A team of people working together on your behalf develops your IEP This team must include your parents, teachers and a school administrator. Often other people attend, such as staff from Vocational Rehabilitation especially if they provide or will provide needed services to help you complete your education. Your IEP team meets at least once a year or more often if necessary. Your “custom-made” education plan follows you as you move from grade to grade.
During the year you turn 14, you are invited and encouraged to attend your IEP meetings. This is when transition planning begins. From that point on, your IEP must include a transition plan on how you will reach your post-high school goals and dreams as you envision them. From that point on, your IEP becomes less of an annual plan and more of a roadmap for your life over the next several years—into young adulthood.
This is why it is vitally important for you to attend your IEP meetings and play an active role. You need to be present in order to represent your preferences and needs. After all, do you want to plan your future or do you want someone else to?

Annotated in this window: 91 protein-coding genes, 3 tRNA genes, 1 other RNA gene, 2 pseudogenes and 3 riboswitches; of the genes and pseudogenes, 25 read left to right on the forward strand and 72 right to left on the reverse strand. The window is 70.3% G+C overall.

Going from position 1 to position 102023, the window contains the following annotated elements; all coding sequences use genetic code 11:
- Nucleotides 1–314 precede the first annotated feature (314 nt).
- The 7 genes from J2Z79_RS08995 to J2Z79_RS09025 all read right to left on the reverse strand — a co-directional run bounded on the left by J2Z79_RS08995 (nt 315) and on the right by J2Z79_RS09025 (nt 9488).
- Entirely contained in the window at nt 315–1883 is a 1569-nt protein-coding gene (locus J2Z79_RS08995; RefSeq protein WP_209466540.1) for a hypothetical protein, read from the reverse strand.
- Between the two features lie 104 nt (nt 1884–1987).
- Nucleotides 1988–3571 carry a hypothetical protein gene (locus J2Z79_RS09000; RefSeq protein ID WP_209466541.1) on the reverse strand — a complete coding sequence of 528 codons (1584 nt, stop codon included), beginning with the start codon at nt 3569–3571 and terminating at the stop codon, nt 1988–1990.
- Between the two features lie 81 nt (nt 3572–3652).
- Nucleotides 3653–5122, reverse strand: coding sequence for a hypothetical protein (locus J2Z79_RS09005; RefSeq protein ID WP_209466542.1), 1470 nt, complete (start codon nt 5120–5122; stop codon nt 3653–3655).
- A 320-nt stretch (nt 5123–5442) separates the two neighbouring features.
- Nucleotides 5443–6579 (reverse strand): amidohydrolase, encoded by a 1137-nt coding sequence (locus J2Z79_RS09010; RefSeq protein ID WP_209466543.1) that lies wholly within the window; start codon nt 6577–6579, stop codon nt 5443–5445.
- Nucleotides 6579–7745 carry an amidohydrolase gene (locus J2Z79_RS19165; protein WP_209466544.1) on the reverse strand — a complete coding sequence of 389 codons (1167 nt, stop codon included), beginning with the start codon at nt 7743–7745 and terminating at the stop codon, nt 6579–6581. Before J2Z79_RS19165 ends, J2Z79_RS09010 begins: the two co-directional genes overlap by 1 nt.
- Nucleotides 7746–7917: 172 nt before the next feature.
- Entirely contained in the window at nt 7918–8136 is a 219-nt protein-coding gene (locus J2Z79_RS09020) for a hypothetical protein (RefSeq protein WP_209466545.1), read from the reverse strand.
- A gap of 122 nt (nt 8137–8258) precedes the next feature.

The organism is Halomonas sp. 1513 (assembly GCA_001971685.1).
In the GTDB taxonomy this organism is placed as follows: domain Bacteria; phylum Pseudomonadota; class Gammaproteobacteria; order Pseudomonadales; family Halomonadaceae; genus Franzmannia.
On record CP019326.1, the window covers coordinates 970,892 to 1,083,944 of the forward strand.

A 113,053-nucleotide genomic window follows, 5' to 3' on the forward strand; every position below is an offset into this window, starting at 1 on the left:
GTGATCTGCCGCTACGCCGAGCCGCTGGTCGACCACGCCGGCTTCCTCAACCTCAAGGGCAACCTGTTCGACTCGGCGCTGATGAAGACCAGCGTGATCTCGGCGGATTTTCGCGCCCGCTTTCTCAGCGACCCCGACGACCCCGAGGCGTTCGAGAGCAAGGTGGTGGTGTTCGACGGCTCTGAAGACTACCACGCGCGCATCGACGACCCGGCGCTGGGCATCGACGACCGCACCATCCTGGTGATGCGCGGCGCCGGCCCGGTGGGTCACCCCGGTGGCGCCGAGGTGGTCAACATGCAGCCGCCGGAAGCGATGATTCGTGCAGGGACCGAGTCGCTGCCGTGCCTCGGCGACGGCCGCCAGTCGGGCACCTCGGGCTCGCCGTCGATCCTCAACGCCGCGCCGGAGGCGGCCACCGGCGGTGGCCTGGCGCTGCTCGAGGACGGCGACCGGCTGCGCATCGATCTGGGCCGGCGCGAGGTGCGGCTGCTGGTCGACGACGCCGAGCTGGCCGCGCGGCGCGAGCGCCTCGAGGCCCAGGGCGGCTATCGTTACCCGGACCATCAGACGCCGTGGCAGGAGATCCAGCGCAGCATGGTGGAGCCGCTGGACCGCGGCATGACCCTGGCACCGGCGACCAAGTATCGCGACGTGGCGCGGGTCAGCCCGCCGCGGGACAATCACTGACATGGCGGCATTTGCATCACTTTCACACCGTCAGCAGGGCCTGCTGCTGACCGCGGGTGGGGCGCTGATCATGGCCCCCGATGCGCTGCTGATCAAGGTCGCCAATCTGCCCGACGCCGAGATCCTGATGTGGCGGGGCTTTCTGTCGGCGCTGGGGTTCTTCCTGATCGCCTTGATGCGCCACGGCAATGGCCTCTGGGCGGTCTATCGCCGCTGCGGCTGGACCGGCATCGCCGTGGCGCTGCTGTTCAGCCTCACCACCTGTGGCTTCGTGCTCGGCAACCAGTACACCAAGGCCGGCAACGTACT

If you haven’t already, there are several things you can do right now to get involved with your IEP:
Remember colleges are not under the same obligations as high schools to provide you with services based on your disability. Your college education won’t be handed to you.
If you want accommodations in college, you will have to ask for them yourself! That’s why as you prepare for college, it’s important for you to become a self-advocate. Self-advocacy is the art of speaking up for yourself and your needs. It requires self-confidence, self-knowledge and assertiveness.
Learn about your civil rights and responsibilities under Section 504 and the Americans with Disabilities Act…know your disability and be able to describe exactly how it affects your ability to learn.
Develop independent living skills and take responsibility for your actions.
Most of all don’t be just a bystander when it comes to developing the transitional component of your IEP. Be a player!
As the parent of a student with a disability wishing to pursue college, you want to do all you can to help your son or daughter make the transition from the structured environment of high school to the more demanding world of higher education.
From the time your child began receiving special education services, an Individualized Education Program, or IEP has guided their education. You have probably been an active participant on the IEP team. Once a child turns 14, the Individuals with Disabilities Education Act, or IDEA, requires the IEP team begin transition planning. From that point on, the IEP should begin to resemble a roadmap guiding your child’s entry into the adult world.